Why Does My Gas Furnace Come On With A Boom Bang

It’s terrifying. Your gas furnace, which normally works fine, kicked on with a scary BANG or BOOM noise. It’s not only disturbing, but it can wake light sleepers up in the middle of the night.

What the heck is going on?

There are 2 common causes of this bang noise:
  • Delayed ignition
  • Expanding air ducts
To know which is the problem, determine where the loud noise originates from. Stand near your furnace as it’s about to turn on and listen:
  • If the furnace made a clicking noise trying to turn on and then makes the BANG noise at the furnace, it’s most likely a delayed ignition.
  • If the noise originates a few feet away from the furnace when the blower turns on, the problem may be expanding air ducts.
Let’s go into detail about these 2 issues.

Delayed ignition

Imagine a room full of gas and then someone decides to light a match. Big problem, right?

Well, that’s what’s happening in your furnace if the ignition of gas is delayed.

You see, this is what normally happens when your thermostat calls for heat from the furnace:
  1. The gas valve opens and sends gas to the burners where it’s then ignited by the ignitor (or pilot light for older furnaces).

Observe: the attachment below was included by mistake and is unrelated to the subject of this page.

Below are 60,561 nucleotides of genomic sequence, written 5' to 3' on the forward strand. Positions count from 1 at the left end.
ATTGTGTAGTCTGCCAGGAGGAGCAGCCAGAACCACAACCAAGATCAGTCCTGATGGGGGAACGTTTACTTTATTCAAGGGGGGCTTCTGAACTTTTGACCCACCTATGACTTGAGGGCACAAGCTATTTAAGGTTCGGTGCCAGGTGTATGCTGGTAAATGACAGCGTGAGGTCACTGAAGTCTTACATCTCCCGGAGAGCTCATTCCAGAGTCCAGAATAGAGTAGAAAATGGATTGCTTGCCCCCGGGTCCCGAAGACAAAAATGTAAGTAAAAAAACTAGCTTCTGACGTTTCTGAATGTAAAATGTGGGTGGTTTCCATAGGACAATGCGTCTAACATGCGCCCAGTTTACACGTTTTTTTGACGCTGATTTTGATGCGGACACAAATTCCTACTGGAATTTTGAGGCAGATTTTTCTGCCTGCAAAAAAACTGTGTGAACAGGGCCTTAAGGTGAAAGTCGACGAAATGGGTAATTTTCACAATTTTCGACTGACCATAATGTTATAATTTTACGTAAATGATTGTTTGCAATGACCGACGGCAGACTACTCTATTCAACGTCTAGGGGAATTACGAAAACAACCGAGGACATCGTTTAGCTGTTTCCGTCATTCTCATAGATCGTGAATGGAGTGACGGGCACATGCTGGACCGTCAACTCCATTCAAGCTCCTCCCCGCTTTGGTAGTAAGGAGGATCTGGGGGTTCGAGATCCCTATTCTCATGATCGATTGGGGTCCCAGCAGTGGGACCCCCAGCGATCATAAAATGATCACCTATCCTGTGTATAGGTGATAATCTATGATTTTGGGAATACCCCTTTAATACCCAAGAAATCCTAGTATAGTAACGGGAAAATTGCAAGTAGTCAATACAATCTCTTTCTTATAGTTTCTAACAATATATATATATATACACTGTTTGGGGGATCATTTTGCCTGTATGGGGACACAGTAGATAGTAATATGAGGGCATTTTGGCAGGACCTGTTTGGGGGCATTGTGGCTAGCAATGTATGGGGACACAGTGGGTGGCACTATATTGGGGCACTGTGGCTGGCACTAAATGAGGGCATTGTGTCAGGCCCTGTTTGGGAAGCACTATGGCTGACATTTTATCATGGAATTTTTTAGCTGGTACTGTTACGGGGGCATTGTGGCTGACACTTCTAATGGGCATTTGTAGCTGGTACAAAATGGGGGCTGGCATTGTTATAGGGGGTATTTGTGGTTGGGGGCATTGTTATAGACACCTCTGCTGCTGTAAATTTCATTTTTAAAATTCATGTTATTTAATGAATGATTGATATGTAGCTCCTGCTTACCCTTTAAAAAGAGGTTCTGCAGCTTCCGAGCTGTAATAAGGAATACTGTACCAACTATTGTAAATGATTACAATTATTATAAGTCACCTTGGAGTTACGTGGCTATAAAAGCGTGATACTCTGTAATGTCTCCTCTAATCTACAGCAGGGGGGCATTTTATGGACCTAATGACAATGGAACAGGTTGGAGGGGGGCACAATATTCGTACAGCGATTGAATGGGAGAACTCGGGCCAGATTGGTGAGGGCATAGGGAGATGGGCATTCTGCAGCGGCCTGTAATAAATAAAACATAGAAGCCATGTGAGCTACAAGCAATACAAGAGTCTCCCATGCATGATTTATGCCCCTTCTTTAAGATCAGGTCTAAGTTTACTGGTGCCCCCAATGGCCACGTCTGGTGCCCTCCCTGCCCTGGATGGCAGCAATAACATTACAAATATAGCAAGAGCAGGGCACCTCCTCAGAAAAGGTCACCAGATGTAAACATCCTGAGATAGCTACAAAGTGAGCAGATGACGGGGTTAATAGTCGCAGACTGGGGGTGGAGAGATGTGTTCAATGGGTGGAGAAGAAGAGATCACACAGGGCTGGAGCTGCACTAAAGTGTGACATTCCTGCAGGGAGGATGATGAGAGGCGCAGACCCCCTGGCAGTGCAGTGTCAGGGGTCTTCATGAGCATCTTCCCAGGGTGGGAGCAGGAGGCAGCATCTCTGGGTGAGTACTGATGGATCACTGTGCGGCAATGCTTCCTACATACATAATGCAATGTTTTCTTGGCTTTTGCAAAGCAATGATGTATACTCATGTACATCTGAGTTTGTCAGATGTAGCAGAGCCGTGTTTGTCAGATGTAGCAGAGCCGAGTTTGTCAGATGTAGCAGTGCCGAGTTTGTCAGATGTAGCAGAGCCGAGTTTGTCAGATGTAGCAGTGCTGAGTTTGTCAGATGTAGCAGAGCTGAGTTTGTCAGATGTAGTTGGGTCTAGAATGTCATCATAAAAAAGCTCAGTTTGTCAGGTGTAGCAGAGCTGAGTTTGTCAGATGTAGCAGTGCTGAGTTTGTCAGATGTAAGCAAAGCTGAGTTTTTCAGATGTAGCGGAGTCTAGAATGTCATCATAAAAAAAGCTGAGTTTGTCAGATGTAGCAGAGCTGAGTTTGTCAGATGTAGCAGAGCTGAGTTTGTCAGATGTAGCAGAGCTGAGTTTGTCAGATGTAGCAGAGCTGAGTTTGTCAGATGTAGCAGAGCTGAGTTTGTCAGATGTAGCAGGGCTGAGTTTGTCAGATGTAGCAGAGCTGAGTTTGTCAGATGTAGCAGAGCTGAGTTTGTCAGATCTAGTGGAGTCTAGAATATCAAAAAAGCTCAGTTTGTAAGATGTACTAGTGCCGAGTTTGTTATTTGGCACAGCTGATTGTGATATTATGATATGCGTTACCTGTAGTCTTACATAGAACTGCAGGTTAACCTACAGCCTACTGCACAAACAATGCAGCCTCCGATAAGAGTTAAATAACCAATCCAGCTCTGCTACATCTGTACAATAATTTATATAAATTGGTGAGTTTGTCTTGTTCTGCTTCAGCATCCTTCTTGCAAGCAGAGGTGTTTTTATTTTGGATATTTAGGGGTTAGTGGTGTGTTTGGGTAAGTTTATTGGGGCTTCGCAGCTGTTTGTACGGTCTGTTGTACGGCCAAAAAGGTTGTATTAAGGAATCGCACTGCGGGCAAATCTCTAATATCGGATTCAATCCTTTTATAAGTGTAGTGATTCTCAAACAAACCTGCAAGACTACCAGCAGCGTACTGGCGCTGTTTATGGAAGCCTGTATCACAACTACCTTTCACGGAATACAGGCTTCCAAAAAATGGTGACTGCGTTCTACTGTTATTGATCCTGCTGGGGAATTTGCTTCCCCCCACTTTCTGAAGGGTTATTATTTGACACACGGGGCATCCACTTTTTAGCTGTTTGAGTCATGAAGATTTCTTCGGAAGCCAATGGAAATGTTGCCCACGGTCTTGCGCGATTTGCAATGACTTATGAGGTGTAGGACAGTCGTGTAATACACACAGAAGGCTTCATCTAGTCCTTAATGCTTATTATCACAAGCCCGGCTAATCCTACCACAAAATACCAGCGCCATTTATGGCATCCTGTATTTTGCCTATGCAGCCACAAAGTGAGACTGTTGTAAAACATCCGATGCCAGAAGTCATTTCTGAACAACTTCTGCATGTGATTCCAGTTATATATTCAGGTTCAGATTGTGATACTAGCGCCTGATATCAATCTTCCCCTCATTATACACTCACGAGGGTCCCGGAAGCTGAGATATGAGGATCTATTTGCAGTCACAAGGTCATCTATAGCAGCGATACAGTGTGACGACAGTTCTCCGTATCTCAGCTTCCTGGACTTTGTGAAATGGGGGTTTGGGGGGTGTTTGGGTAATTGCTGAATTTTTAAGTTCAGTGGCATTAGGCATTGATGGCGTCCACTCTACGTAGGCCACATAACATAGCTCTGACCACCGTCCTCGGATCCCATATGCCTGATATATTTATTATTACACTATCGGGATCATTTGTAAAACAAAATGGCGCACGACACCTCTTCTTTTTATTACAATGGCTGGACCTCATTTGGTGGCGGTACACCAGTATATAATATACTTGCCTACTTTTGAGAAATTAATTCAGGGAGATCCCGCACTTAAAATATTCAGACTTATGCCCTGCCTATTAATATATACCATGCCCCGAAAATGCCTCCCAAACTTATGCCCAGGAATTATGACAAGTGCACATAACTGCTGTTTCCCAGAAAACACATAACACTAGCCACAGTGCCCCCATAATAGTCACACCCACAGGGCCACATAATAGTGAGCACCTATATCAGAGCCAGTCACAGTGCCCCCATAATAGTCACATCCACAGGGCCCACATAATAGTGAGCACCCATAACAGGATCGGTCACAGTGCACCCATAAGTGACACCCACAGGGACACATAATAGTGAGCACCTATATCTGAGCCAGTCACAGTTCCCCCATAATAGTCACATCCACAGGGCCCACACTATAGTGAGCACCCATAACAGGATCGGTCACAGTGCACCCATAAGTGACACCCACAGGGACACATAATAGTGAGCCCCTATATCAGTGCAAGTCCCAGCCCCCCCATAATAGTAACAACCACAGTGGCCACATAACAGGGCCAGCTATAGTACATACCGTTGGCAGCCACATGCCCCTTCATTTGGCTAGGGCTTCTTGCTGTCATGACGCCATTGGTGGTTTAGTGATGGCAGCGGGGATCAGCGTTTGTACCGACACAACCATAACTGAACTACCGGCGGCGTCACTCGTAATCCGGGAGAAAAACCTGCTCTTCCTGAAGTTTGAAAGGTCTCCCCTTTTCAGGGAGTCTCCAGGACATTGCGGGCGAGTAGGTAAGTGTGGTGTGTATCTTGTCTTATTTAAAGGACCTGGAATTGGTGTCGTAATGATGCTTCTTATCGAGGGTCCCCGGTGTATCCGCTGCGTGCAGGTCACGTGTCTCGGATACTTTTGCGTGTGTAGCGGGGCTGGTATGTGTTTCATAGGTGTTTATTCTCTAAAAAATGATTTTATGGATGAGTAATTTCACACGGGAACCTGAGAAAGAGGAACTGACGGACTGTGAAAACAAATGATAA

2. Heat from the burner flames heats the heat exchanger
  3. Your blower blows air over the heat exchanger and then pushes that heated air throughout your home.
(See how a furnace works.)

But a variety of issues can delay the combustion of that gas. So the gas builds up in the furnace until—BOOM—it ignites, causing a mini-explosion.

This can harm the heat exchanger, which is very expensive part to replace.

Some causes of delayed ignition includes:
  • Dirty burners
  • Flames are lifting away from the burner outlet due to too much primary air
  • Too much gas
Expanding air ducts

It’s no mystery that expanding metal ducts would cause a loud bang noise.

But what causes it?

Usually, too much static pressure in the ductwork. Static pressure is stationary pressure in a confined space (it’s just like blowing air in a balloon).  In this case, there’s too much pressure pushing on your ductwork, causing it to expand and make a BANG noise.

Causes of high static pressure include:
  • Undersized ducts
  • Closed supply vents
  • Dirty air filter—especially dirty, 1-inch pleated filters
So what now?

If the noise came from your ducts, change the air filter (if it’s dirty). Also, open your supply vents and make sure they’re not blocked by furniture or curtains.

If that didn’t work, call a professional to find the issue and fix it.

Are you in our service area? We can help! Schedule a furnace repair today.

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Ragsdale Heating, Air and Plumbing has been serving the metro Atlanta area for over 19 years. Contact us online for more information on how we can help you.

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